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Chavez tried to steal the vote
Posted by: McQ on Monday, December 10, 2007

Apparently there is more to the rumors that the military called Chavez's hand concerning the recent referendum than just conjecture. Jorge Castañeda reports for Newsweek:
Most of Latin America's leaders breathed a sigh of relief earlier this week, after Venezuelan voters rejected President Hugo Chávez's constitutional amendment referendum. In private they were undoubtedly relieved that Chávez lost, and in public they expressed delight that he accepted defeat and did not steal the election. But by midweek enough information had emerged to conclude that Chávez did, in fact, try to overturn the results. As reported in El Nacional, and confirmed to me by an intelligence source, the Venezuelan military high command virtually threatened him with a coup d'état if he insisted on doing so. Finally, after a late-night phone call from Raúl Isaías Baduel, a budding opposition leader and former Chávez comrade in arms, the president conceded—but with one condition: he demanded his margin of defeat be reduced to a bare minimum in official tallies, so he could save face and appear as a magnanimous democrat in the eyes of the world. So after this purportedly narrow loss Chávez did not even request a recount, and nearly every Latin American colleague of Chávez's congratulated him for his "democratic" behavior.
Shorter version: He got blown out in the vote, his magnanimity was all show in an attempt to pretend he is a "democrat" and you can expect another attempt soon, after the dust has settled from this try. Interesting that the military has put him on notice though. I'd bet that step one in his new try will be a military purge. Watch for it.
 
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I’d bet that step one in his new try will be a military purge.
He will be removing the reactionary elements from the military. A necessary step towards utopia.

Ya got a problem with utopia?
 
Written By: Don
URL: http://
Not really suprising, if true. I wonder what Roger Cohen now thinks of this allegation?

Meh? If he backed off because of some threat from his military, I don’t see how he can effectively purge his enemies at some future point.
 
Written By: vinman
URL: http://www.wikistan.com
Meh? If he backed off because of some threat from his military, I don’t see how he can effectively purge his enemies at some future point.
He can now begin planning the replacement of those he can’t trust, and he has a better idea who they are. He might be able to take them out piecemeal, at least until he has consolodated key portions of the military under his control, then he will be free to do as he wishes.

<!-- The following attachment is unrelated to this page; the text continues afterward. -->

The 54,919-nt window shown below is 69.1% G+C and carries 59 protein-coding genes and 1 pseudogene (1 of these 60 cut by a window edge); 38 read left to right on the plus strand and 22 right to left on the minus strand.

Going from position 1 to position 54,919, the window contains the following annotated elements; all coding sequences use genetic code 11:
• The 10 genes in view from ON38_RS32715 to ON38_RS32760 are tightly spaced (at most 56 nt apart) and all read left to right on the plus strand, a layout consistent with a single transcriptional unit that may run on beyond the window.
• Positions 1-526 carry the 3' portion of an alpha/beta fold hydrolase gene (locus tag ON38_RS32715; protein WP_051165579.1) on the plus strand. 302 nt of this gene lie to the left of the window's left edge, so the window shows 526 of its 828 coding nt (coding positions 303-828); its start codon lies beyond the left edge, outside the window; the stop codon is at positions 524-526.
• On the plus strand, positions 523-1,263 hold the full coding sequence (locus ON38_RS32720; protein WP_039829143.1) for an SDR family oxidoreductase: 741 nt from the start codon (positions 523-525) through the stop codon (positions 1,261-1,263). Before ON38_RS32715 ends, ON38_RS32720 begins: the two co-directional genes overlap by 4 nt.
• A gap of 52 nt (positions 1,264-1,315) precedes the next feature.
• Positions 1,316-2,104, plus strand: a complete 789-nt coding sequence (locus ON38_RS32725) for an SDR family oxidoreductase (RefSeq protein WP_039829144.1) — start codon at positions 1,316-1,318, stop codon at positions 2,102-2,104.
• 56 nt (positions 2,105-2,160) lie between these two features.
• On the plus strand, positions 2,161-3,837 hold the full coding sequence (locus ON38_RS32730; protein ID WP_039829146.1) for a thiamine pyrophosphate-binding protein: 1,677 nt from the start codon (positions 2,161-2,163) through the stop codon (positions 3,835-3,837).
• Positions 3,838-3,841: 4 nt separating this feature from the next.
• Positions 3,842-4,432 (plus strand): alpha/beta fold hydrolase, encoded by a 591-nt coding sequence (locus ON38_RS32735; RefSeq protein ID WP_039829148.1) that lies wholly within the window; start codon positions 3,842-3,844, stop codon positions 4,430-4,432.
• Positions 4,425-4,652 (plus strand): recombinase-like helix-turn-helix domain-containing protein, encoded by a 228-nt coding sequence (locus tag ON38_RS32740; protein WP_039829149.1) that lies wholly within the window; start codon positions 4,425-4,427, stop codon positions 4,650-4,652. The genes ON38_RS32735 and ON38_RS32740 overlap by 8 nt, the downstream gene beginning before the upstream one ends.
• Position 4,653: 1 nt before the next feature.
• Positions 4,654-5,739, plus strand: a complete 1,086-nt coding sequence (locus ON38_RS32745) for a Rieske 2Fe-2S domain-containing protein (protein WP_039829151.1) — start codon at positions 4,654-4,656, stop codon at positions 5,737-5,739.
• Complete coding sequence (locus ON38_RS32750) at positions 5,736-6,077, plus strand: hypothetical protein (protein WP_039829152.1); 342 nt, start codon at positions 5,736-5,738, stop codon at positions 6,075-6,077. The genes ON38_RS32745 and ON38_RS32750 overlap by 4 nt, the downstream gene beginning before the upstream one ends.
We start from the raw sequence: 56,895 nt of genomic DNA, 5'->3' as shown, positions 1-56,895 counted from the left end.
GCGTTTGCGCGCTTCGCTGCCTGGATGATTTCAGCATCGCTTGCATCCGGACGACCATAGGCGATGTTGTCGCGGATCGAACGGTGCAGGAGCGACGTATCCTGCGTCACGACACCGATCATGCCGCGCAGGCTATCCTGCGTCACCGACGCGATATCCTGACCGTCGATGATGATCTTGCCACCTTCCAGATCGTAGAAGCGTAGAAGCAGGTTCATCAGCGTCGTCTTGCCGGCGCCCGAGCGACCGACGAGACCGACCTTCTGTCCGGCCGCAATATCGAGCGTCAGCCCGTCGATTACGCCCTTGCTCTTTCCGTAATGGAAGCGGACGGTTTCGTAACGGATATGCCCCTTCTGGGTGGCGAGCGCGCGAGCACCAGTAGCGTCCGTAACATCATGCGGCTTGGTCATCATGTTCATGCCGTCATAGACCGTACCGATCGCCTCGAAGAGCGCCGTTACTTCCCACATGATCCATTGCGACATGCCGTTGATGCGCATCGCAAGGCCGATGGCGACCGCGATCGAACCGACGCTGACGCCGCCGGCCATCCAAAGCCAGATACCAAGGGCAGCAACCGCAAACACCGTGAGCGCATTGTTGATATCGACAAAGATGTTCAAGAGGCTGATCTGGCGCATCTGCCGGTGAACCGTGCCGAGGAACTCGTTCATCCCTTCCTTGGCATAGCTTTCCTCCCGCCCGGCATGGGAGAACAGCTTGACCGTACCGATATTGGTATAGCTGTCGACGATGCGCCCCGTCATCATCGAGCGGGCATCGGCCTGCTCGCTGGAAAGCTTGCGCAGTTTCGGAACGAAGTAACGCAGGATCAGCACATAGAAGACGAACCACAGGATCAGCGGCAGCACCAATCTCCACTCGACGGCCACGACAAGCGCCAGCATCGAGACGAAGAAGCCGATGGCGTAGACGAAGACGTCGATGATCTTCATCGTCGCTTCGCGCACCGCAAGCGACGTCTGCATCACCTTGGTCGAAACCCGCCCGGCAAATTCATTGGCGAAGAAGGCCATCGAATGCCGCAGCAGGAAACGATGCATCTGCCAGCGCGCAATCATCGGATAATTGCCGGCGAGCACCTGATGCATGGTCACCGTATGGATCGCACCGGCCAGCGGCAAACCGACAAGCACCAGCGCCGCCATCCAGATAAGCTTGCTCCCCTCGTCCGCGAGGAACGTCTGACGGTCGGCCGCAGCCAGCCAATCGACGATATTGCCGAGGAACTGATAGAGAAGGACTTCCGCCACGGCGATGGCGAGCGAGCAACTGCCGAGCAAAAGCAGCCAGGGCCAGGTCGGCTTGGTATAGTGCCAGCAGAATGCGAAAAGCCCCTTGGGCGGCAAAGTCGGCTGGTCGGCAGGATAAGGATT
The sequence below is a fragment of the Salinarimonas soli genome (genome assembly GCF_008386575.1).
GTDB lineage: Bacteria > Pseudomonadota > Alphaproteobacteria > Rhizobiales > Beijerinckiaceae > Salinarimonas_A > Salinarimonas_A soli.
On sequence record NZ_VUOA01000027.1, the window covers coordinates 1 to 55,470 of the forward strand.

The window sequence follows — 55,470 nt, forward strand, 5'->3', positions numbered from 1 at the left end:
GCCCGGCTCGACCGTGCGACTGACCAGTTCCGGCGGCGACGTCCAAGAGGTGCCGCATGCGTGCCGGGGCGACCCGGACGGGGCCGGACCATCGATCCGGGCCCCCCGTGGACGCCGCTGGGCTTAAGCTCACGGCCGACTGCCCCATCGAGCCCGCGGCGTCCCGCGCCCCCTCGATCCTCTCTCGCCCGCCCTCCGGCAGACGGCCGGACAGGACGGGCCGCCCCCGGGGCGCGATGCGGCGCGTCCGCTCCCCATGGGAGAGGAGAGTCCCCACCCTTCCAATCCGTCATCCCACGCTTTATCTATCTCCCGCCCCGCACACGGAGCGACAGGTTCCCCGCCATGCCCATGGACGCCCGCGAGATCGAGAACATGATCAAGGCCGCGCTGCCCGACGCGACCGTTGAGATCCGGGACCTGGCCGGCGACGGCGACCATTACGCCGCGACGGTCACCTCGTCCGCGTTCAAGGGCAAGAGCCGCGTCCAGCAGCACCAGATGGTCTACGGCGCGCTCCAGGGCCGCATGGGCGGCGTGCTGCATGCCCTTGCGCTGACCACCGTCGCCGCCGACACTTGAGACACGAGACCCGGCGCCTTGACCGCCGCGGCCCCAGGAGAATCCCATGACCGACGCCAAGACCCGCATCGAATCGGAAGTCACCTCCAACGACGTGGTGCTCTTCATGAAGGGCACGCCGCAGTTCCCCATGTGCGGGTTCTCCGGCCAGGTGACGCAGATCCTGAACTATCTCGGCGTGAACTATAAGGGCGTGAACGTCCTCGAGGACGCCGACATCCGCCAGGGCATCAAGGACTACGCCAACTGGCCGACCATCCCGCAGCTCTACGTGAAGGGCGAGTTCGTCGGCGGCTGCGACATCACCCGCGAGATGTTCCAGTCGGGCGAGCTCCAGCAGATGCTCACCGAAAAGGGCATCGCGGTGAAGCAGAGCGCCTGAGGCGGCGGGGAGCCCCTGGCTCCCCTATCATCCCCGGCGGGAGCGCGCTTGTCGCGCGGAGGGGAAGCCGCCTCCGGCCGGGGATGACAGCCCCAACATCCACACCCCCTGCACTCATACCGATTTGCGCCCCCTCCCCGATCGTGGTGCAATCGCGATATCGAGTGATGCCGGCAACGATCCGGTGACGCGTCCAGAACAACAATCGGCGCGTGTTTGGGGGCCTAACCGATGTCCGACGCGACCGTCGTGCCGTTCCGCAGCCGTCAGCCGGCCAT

It is one thing for the military to mobilize against Hugo overthrowing a democratic election, and a different thing for them to support a "discredited" senior officier that Hugo is jailing on charges of "treason".

 
Written By: Don
URL: http://
This is sheer hysterical nonsense. Castaneda has long been revealed as a pathetic liar — his behavior as Mexican President Fox’s foreign minister, when he straightfacedly told the media lies that were easily shown to be such, greatly embarrassing his government, provides the best known examples, but there are plenty of others. Diplomats are paid to lie, but when they get to the point, like Tolstoy’s "well-wound clock" automatic liar of a diplomat, where they effortlessly reeled off lies that they don’t even expect any serious person to believe, it does do some damage to a future career as a professor or a "journalist."

In this case, Castaneda is citing a ferociously anti-Chavez Caracas newspaper, with such a record of inventions that no independent observer takes it seriously when it makes this kind of charge (it has routinely charged fraud, even in the face of overwhelming victories by Chavez where the official results were endorsed by the OAS and the Carter Center). Castaneda then supports this charge with confirmation (he says) by "an intelligence source" (whatever that is: could it be the US Embassy? Couldn’t he at least tell us the government employing this "intelligence source," assuming there is one?) Such a poorly sourced story could only be believed by somebody who desperately needed to believe it — particularly since the election results reflected pre-election polls that the result would be close.

But the unhappy reaction of El Nacional does confirm what many predicted before the vote: that Chavez would win if he lost, and lose if he won. Chavez needs to reshuffle the government, get rid of sycophants, and rededicate himself and his forces to resolving the day to day problems of his Venezuelan base. Had he won, he might have continued blindly down the arrogant path that he had lately been on — like several US presidents who have won by landslides. The defeat was a good wake-up call to him and his forces. And I guess El Nacional feels the same way.
 
Written By: Mark
URL: http://
Oh look, the "Marksists" are here doing spin for Uncle Hugo.

Isn’t that adorable?
 
Written By: The Gonzman
URL: http://

 
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